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The nature of the Grenville Front near Lake Timagaimi, Ontario

Citation

Grant, James Alexander (1964) The nature of the Grenville Front near Lake Timagaimi, Ontario. Dissertation (Ph.D.), California Institute of Technology. http://resolver.caltech.edu/CaltechETD:etd-10152002-114122

Abstract

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The Grenville Front forms the boundary between the Superior and Grenville provinces, which differ greatly in structural trends and in grade and age of major metamorphism. The Front has been claimed to be a metamorphic transition, a regional fault zone, or a combination of the two. The Lake Timagami area lies athwart the Front and is favored by good outcrop and an unusually complete geological section. Detailed mapping, petrographic and chemical studies permit tentative conclusions which are validated by Rb-Sr isochron analyses.

Early Precambrian Keewatin-type metagreywacke and metavolcanic rocks form a steeply dipping, easterly trending belt intruded successively by quartz diorite and granite. To the north, these rocks are overlain with marked unconformity by flat lying virtually unmetamorphosed Huronian strata; diabase intrudes the Huronian and older rocks. Pre-Huronian "Buchan" metamorphism of the Keewatin-type rocks predated, but was probably related to, the emplacement of the granite. Later metamorphism affected the granite and older rocks and probably the Huronian sediments and the diabase, but its macroscopic effects are only visible - by definition -south of the Grenville Front. Here one finds a migmatitic terrane in which the probable equivalents of the metagreywacke quartz diorite and granite can be distinguished. In the west, the transition into this terrane is unfaulted, but to the east it is largely cut out by a northeasterly trending fault system. Within this terrane, the late metamorphism produced lithologies, metamorphic grade and structures typical of the northwestern part of the Grenville province, and for this reason the metamorphism was considered to be of Grenville age.

X-ray fluorescence analyses were used to establish the range of chemical composition of the metagreywacke and the apparently equivalent schist south of the Front. Comparison of these ranges suggests that the late metamorphism was isochemical and that this correlation is permissible.

The tentative correlations from the Superior province into the Grenville province and the Grenville age of the late metamorphism cannot be proved conclusively by the mapping, or by the petrographic and chemical studies. However, the Rb-Sr analyses provide convincing evidence that these conclusions are correct.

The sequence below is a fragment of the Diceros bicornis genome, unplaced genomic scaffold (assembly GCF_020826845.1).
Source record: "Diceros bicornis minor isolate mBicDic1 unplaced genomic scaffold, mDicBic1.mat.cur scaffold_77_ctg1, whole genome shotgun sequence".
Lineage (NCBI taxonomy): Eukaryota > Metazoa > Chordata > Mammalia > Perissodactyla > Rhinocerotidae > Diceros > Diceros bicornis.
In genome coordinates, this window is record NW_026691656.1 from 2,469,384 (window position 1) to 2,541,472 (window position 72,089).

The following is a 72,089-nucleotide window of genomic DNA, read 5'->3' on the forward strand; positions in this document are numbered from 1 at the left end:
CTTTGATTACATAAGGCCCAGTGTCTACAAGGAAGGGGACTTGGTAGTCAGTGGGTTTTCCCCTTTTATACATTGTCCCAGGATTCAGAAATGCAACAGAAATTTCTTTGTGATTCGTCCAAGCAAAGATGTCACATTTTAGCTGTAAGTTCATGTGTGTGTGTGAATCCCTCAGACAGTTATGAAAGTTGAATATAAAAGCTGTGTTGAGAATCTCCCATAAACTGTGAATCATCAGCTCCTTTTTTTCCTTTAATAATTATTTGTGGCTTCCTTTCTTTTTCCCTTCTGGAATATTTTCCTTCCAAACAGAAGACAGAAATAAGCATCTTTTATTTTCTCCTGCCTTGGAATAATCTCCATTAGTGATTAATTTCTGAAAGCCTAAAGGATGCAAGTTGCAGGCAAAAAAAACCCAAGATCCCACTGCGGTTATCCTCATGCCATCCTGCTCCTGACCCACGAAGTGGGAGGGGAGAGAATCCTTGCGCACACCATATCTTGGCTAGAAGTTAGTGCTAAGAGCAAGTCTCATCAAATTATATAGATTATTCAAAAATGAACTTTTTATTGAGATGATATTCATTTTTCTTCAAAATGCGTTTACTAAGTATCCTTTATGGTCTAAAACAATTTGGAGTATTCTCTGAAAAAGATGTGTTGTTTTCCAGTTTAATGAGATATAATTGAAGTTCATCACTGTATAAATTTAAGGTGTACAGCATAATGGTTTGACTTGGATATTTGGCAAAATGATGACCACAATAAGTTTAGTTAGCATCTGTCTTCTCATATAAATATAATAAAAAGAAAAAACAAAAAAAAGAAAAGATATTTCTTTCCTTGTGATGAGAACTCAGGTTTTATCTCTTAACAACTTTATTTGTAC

(a) Whole rock samples of granite from the Superior and Grenville provinces define an isochron. This substantiates the correlation of these as comagmatic granites. The age derived from the isochron is 2220 m.y. ? 70 m.y. and the corresponding initial (Sr[superscript 87]/Sr[superscript 86])[...] = 0.703 ? 0.001.

(b) Mineral isochrons indicate virtually complete strontium isotopic equilibration south of the Front and partial equilibration north of the Front between 0.9 b.y. and 1.1 b.y. This is considered proof that the late metamorphism was indeed of Grenville age.

(c) The combined data from the whole rock and mineral isochron studies prove beyond all reasonable doubt that granite of the Superior province, with a primary age of approximately 2.2 b.y., was subjected to the Grenville orogeny at approximately 1 b.y.

(d) The whole rock analyses place a new maximum limit of 2.3 b.y. on the time of deposition of the Upper Huronian sediments.

The major conclusion from this work is that rocks of the Superior province were "cannibalized" during the Grenville orogeny and can be traced into the Grenville province. The Grenville Front is a metamorphic transition of Grenville age locally disrupted by faulting, and approximately defined by the southeastward transition from greenschist to amphibolite facies.

(Plate 1, the geological map of the Lake Timagami area is essential to this thesis. It has been published (Map #2048, Vogt-Hobbs area) by the Ontario Department of Mines, Parliament Buildings, Toronto 2, Ontario, Canada, from whom it may be obtained.)

Item Type:Thesis (Dissertation (Ph.D.))
Degree Grantor:California Institute of Technology
Division:Geological and Planetary Sciences
Major Option:Geological and Planetary Sciences
Thesis Availability:Public (worldwide access)
Research Advisor(s):
  • Unknown, Unknown
Thesis Committee:
  • Unknown, Unknown
Defense Date:11 May 1964
Record Number:CaltechETD:etd-10152002-114122
Persistent URL:http://resolver.caltech.edu/CaltechETD:etd-10152002-114122
Default Usage Policy:No commercial reproduction, distribution, display or performance rights in this work are provided.
ID Code:4093
Collection:CaltechTHESIS
Deposited By: Imported from ETD-db
Deposited On:16 Oct 2002
Last Modified:26 Dec 2012 03:05

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